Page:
The Post, citing anonymous sources, said new Mets general manager Sandy Alderson started his manager search inside the organization and, as of yet, had not contacted outside candidates. Hurdle, the report said, would like to know whether he is a candidate for the Mets’ job before he makes a decision regarding the Pirates’ job, if the Pirates offer it to him. The Pirates interviewed Hurdle Thursday.
Who knows if the Post’s sources are accurate, but if they are, it sounds like Jeff Banister could be the Pirates’ next manager - although, since Banister isn't a candidate anywhere else, the Bucs can afford to wait for Hurdle if they so choose. I think I prefer Banister anyway; he has less experience, but Hurdle best quality as a manager is his loyalty, which doesn't obviously make him better than departed manager John Russell.
The Post-Gazette reports that the only candidates left in the Pirates’ managerial search are Rangers hitting coach Clint Hurdle and Pirates bench coach Jeff Banister. Here’s some information on Hurdle, who apparently teaches fundamentals well and is very loyal but often (like so many managers) makes strange tactical decisions. As I wrote when it was revealed that the Pirates were considering Hurdle, the situation has an absurdist air to it – the Pirates fired Jim Tracy for being the worst manager of all time, and then he went to Colorado, where he replaced Clint Hurdle. Now Hurdle is one of two candidates left to manage the Pirates. If that doesn’t prove that field managers are interchangeable functionaries, I don’t know what does. At this point, I’d be happy if the Pirates picked Banister.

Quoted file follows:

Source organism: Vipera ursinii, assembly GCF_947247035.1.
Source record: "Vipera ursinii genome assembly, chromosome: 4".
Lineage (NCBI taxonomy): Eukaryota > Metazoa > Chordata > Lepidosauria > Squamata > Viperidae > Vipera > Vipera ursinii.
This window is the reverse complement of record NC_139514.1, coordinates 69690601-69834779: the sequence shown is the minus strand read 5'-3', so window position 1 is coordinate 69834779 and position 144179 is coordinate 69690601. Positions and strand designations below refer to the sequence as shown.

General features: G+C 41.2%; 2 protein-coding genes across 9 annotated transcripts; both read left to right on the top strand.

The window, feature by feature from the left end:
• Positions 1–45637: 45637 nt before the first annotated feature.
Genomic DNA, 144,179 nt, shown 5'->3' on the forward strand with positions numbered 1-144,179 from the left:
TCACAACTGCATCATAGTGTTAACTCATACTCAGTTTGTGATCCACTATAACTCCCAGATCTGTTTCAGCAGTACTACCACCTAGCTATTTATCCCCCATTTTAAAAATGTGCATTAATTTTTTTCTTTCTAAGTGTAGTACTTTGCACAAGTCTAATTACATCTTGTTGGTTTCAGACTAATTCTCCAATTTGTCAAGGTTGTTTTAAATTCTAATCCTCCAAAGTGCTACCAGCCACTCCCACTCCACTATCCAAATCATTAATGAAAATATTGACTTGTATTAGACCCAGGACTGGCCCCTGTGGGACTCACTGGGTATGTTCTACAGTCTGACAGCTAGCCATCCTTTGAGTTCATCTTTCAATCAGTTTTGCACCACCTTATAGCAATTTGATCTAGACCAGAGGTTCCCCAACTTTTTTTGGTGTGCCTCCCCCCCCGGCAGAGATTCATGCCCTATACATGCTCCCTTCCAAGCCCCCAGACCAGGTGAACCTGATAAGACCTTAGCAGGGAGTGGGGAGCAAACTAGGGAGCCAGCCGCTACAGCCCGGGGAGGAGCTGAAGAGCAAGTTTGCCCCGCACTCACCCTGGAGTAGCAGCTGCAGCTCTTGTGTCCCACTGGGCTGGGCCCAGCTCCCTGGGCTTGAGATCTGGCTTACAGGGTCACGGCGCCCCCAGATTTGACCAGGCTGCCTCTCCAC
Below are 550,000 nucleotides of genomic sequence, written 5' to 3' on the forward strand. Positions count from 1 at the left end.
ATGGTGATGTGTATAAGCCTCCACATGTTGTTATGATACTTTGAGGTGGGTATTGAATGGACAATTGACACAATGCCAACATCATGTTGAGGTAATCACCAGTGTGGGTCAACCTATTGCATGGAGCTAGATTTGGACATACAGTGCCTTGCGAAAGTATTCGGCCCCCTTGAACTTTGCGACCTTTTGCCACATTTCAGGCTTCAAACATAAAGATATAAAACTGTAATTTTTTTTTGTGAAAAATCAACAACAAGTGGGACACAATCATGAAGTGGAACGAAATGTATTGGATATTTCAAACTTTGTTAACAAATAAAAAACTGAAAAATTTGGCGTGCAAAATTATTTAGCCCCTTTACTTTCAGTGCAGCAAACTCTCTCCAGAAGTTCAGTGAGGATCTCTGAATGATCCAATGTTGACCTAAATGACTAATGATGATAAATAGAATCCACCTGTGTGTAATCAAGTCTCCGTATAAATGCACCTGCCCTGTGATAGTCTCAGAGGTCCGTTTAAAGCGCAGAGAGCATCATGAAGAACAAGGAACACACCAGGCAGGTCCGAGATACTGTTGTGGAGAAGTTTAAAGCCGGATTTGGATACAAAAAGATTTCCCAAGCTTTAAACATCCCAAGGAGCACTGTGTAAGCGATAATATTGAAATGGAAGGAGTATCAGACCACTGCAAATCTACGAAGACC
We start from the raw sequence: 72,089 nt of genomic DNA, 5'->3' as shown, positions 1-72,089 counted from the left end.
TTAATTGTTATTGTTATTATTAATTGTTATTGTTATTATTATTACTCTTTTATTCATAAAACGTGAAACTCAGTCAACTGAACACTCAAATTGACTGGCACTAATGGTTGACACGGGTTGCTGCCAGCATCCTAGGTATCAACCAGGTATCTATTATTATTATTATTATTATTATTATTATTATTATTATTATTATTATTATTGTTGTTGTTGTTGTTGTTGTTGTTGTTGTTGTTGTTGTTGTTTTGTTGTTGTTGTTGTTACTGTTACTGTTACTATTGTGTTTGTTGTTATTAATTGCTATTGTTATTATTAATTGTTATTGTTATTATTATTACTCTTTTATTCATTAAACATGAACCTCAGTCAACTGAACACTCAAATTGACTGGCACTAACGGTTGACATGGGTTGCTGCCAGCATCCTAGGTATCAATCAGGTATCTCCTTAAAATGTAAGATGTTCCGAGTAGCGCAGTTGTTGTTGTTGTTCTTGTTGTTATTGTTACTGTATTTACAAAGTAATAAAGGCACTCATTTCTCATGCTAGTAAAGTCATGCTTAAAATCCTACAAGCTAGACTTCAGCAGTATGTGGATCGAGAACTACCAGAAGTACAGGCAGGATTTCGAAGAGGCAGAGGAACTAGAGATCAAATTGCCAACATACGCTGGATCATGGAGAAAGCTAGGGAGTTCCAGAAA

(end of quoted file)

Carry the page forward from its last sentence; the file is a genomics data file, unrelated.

The Pirates have received permission to talk to Rangers hitting coach Clint Hurdle, Jen Langosch reports. Hurdle was the manager of the Rockies throughout most of the last decade until he was replaced by the worst manager ever (Jim Tracy), who promptly outperformed him (for whatever that’s worth). The Pirates were unable to speak to Hurdle before now, obviously, because his team was in the World Series.
Meanwhile, Bo Porter, who the Pirates have already interviewed for the job, has accepted a job as the third base coach of the Washington Nationals. Of the many candidates the Pirates have interviewed, the only ones who appear to still be in the running are Carlos Tosca and Jeff Banister.